It was August 29, 2005 when the winds howled, the rain came and panic ensued – a lady named Katrina blew through like a woman scorned. When it was over, the City of New Orleans was underwater and news headlines around the world told the story of ‘the perfect storm,’ which had once been predicted only in ‘what if’ scenarios. In its wake, it exposed the many tiny cracks in the façade of our charming city in very ugly ways. But in true Mardi Gras fashion, the parade must roll … and so the recovery and rebirth began.
— From Hurricane Katrina: The Aftermath, published August 20, 2015
Hurricane Katrina upped the ante for The Pro Bono Project and for the Justice For All Ball going forward. The need for civil legal services grows a little bit every year. Aging, population shifts, economic downturns, and a host of other factors influence how many people might need pro bono civil legal services.
But, Katrina did something to The Project that few other external factors had ever done - it exponentially raised the number of individuals requiring pro bono civil legal services. Two types of cases pushed The Project to its limits during the aftermath of both Katrina and Rita: succession and divorce. Behind the scenes, as the city went through a physical recovery, there lay a morass of legal entanglements that hindered many individuals and families from returning to the city.
Overnight, successions became a top priority for the city and for The Project. So many of those who had been displaced by Katrina did not have clear title to their homes. They could not collect insurance money or Road Home funds. Homes had been passed from generation to generation without going though the legal succession process. Now, two, three, or more generations later, the home was still in the name of the person who built or purchased the property - they were no longer alive but they were still the title holder. What a mess!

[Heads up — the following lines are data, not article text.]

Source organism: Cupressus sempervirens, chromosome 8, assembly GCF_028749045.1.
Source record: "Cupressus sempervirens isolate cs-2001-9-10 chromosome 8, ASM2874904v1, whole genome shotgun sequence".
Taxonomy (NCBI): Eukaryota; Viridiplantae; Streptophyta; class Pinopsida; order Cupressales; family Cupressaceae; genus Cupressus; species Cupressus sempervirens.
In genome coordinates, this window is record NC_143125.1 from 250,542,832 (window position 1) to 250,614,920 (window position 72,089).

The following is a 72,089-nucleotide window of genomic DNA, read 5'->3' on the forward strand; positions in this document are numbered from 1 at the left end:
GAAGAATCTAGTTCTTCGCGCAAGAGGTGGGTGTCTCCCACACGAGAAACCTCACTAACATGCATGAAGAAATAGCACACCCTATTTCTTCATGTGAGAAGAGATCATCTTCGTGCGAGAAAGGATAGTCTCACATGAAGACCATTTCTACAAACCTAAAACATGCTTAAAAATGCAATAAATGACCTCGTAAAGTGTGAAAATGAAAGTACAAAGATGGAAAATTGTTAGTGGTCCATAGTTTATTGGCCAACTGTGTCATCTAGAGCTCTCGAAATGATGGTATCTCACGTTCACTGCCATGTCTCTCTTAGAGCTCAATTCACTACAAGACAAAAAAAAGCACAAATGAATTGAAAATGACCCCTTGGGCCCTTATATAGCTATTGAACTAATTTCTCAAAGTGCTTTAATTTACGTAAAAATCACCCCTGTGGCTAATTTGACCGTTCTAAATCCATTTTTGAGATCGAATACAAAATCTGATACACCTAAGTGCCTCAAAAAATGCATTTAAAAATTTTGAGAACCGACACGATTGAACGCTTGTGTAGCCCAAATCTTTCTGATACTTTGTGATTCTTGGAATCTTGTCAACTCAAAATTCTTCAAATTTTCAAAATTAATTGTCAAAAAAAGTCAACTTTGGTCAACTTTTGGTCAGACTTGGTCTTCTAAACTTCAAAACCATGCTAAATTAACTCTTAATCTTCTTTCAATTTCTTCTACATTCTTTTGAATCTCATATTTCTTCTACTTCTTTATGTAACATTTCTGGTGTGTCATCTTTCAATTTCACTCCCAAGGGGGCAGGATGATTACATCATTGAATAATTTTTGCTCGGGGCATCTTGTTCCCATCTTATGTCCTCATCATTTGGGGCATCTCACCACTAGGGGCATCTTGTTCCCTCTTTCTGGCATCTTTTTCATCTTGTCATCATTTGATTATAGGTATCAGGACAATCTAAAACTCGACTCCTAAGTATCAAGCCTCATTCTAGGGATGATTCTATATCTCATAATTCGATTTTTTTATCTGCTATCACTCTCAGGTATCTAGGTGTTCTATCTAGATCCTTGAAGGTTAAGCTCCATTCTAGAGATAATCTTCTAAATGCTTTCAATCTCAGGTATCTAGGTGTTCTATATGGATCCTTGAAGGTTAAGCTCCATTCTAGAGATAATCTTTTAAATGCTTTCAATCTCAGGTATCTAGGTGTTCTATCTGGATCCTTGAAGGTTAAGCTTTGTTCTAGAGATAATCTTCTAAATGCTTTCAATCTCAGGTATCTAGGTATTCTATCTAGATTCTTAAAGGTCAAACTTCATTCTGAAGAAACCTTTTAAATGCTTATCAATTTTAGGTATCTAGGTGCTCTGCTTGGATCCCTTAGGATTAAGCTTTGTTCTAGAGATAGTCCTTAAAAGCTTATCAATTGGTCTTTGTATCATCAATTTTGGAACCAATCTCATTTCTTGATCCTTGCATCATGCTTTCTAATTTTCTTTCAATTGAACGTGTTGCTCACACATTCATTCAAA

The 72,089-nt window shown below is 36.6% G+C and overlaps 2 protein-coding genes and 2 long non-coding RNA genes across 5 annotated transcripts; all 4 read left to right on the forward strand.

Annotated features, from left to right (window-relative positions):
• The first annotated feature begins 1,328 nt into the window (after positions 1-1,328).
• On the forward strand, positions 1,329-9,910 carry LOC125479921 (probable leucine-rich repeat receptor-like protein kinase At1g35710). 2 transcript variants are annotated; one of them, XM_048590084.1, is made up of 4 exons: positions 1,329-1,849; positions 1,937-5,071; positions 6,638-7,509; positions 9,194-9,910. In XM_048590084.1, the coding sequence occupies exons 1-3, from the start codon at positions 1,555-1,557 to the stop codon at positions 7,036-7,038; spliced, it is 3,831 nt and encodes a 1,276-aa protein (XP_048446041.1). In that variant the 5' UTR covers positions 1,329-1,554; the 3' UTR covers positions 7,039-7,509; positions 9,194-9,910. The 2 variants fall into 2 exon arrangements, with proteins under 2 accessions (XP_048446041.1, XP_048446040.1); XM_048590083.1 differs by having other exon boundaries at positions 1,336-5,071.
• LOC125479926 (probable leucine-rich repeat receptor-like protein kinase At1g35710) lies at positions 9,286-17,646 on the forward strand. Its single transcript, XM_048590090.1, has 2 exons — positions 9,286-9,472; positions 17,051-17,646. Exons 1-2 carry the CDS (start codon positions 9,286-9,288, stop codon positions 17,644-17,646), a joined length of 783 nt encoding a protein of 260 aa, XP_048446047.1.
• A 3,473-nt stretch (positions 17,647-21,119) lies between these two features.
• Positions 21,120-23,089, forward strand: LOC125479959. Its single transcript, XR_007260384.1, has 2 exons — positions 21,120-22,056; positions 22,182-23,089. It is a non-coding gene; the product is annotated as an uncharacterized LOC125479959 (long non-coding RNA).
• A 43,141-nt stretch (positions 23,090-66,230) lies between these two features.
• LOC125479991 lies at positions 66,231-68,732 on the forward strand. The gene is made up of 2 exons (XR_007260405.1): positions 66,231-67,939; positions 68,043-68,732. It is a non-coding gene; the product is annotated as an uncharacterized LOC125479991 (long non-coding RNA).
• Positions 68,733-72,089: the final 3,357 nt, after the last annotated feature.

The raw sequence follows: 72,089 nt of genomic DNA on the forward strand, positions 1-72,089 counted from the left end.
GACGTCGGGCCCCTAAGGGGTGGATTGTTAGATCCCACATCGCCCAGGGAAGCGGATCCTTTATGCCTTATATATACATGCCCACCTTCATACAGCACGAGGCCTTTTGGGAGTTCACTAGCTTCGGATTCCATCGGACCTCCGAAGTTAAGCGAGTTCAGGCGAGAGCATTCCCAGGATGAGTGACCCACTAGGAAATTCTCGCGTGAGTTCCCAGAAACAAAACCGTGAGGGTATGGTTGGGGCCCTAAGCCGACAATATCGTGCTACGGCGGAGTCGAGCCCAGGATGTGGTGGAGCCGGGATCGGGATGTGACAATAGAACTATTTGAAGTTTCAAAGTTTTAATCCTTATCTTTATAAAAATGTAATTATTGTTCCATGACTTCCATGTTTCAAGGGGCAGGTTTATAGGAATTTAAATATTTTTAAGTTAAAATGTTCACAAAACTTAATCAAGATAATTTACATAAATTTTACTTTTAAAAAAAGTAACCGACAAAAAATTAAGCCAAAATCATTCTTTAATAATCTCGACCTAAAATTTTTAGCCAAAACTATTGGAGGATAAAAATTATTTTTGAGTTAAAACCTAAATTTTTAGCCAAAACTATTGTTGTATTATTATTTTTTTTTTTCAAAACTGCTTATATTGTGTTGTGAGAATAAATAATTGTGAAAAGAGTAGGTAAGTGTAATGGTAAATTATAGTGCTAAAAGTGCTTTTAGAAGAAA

Divorce was not far behind. Katrina had a cathartic effect on many people. Couples who had stayed together for the children or financial reasons, suddenly realized that life is too short and too uncertain, especially living right smack in the middle of ‘hurricane central,’ to be in a bad or unhappy marriage. This dose of reality hit The Project like the floods that engulfed the city.
Couple all of this with the fact that The Project’s volunteers, like many others, were spread across the country waiting for homes and offices to be renovated. It left The Project short on volunteers with cases piling higher everyday. The ABA Center for Pro Bono, law firms, solo-practitioners, and law schools came to the rescue, sending lawyers, law students, and their law professors to do what they could to help manage the unending case load.
Not only did Katrina uncover the cracks in the foundations of the city’s levee protection - it revealed the enormity of hidden legal problems, which could paralyze the civil court system in metro New Orleans.
While much of the work around Katrina-related cases has settled down, it put The Project on notice. As a result, the Justice For All Ball and the funds it raises became even more important in making certain that should another Katrina befall the metro area, The Project might be well prepared.
To learn more about all that went on in the aftermath of Katrina and Rita, see the Katrina retrospective article - Hurricane Katrina: The Aftermath.
You can help us prepare for whatever might influence our caseload and continue to fulfill our mission of providing civil legal services to those in a six-parish area who need representation and cannot afford a lawyer by attending the JFAB.